This is Dustin Hoffman in “The Graduate.” He was getting some advise from an old family friend. Do you remember this scene?
Mr. McGuire: I just want to say one word to you -just one word.
: : : Ben: Yes sir.
: : : Mr. McGuire: Are you listening?
: : : Ben: Yes I am.
: : : Mr. McGuire: ‘Plastics.’
: : : Ben: Exactly how do you mean?
: : : Mr. McGuire: There’s a great future in plastics. Think about it. Will you think about it?
: : : Ben: Yes I will.
: : : Mr. McGuire: Shh! Enough said. That’s a deal.
Mr. McGuire had a crystal ball. Or maybe he had a plastic ball. The future was all about plastics. Unfortunately the future would also be filled with debates about BPA. I was invited to sit in on a conversation with Dr. Val Jones from Better Health. One of the guest speakers was Steven G. Hentges, Ph.D. Executive Director – Polycarbonate/BPA Global Group American Chemistry Council. Dr. Hentges discussed the debate surrounding BPA, and allowed bloggers who were sitting in on the conversation to ask him questions. I did my homework before speaking to Dr. Hentges. I didn’t know too much about BPA other than it’s the stuff that caused all my friends to stop microwaving their food in plastic containers. My friends are health conscious. They said that BPA is bad stuff, and that a lot of it goes into your food when you microwave your meal in a plastic container.
I had two questions about BPA when I started doing my homework. First, what is the best science for assessing the safety of BPA? And second, if BPA is unsafe, why was it presumed to be safe for the past 50 years? I Googled BPA and found an abundance of research information. There are a lot of statistics swirling around in this debate. I also found an informative article in the American Journal of Public Health entitled “The Politics of Plastic: The Making and Unmaking of of Bisphenol A Safety.” The author, Sarah Vogel, asked the same questions that I have about BPA, and she came up with some answers. I downloaded her article for 15 bucks ( it was totally worth it), and I learned more about the history of BPA, and about this debate.
I learned that PBA was identified as a possible synthetic estrogen back in the 30s by a British medical researcher when he was looking for the “mother substance.” He finally stumbled onto the hormone DES, which was used for “female problems” until it was banned in 1979. In the meantime, BPA was used in the development of plastic. In 1957 BPA was polymerized and turned into polycarbonate. At the time, BPA’s safety was defined by its commercial use in plastics. It was judged on its toxicity, not on its hormone like properties. Fast forward to 1993. Vogel writes in her article that researchers looking for an estrogen in yeast found that their experiment was being contaminated by estrogen-like BPA from their polycarbonate flasks, and scientists started looking at the issue of “endocrine disruption” from low doses of estrogen-like substances, at levels below the FDA’s threshold doses. Vogel concludes:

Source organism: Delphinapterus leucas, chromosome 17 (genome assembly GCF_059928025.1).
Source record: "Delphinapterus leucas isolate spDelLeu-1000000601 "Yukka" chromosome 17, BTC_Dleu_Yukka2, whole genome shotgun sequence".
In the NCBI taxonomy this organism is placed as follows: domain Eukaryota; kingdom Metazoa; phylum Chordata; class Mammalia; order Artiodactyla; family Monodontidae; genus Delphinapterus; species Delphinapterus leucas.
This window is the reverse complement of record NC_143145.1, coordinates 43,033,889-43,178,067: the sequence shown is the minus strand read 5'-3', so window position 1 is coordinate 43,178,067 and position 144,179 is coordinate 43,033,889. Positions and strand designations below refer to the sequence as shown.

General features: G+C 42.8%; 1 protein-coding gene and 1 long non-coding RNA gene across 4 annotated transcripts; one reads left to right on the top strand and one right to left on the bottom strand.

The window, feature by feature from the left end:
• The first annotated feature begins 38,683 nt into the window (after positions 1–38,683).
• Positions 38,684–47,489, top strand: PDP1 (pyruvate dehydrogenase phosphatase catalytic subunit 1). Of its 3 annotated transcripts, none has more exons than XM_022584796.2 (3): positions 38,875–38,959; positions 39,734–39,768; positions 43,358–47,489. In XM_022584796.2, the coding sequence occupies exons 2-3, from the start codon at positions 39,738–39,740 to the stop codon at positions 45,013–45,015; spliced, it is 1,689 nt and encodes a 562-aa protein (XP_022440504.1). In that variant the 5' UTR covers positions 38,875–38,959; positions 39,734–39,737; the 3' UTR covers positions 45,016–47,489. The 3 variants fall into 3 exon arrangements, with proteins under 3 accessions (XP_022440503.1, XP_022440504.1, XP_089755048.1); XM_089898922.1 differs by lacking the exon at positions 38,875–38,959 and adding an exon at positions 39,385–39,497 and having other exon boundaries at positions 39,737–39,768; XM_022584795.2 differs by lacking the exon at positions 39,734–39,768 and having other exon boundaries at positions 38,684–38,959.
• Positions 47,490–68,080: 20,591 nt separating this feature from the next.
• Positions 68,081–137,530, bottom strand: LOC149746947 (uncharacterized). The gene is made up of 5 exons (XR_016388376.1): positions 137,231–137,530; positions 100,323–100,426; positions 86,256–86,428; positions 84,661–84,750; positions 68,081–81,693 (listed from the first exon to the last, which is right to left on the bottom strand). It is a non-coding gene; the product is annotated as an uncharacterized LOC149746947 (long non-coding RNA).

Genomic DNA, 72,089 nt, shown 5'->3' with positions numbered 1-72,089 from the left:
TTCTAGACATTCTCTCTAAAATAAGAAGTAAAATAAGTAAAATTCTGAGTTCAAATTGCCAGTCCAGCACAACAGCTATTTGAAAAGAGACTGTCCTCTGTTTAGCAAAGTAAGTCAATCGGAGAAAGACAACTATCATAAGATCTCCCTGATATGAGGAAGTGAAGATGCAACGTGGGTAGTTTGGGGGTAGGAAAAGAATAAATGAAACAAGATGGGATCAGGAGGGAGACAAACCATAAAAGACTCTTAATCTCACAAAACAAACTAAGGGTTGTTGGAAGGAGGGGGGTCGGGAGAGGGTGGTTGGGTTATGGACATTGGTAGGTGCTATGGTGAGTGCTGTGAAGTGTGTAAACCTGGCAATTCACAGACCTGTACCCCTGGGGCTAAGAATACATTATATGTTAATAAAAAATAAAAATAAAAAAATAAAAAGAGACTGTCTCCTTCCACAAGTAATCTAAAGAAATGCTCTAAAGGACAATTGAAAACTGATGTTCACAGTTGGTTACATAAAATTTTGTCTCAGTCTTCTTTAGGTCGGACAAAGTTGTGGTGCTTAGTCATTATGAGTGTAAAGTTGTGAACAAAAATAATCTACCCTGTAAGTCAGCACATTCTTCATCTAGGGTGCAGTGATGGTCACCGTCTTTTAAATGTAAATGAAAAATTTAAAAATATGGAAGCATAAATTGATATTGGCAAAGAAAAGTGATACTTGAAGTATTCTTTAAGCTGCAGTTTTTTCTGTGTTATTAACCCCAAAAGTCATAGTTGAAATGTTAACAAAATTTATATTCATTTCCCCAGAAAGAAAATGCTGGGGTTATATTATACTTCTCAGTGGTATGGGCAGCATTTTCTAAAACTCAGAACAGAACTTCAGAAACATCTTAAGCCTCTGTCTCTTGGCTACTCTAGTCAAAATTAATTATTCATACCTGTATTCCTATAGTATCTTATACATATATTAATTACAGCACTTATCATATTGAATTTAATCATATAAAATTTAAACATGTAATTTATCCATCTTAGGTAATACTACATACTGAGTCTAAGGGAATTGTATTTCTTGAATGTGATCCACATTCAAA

Of course not everyone agrees with Vogel’s conclusion, but she does ask some valid questions. I also share in her concern. During our discussion, Dr. Hentges said that plastics are safe. Of course he would say that because he advocates for the plastic industry. However I was surprised by his thoughts on plastic research. He thinks it should stop. Dr. Hentges said that plastics are safe because no one can prove that they are unsafe. Say what?! Wouldn’t scientists want to do more research in order to clarify the facts? I know that the plastic industry wants to protect their interests, but let’s get the facts straight. We need to have one more word about plastics. In the meantime, I’m microwaving my food in Pyrex. I want more information about BPA.
Here’s the link to the podcast with Dr. Hentges at Better Health.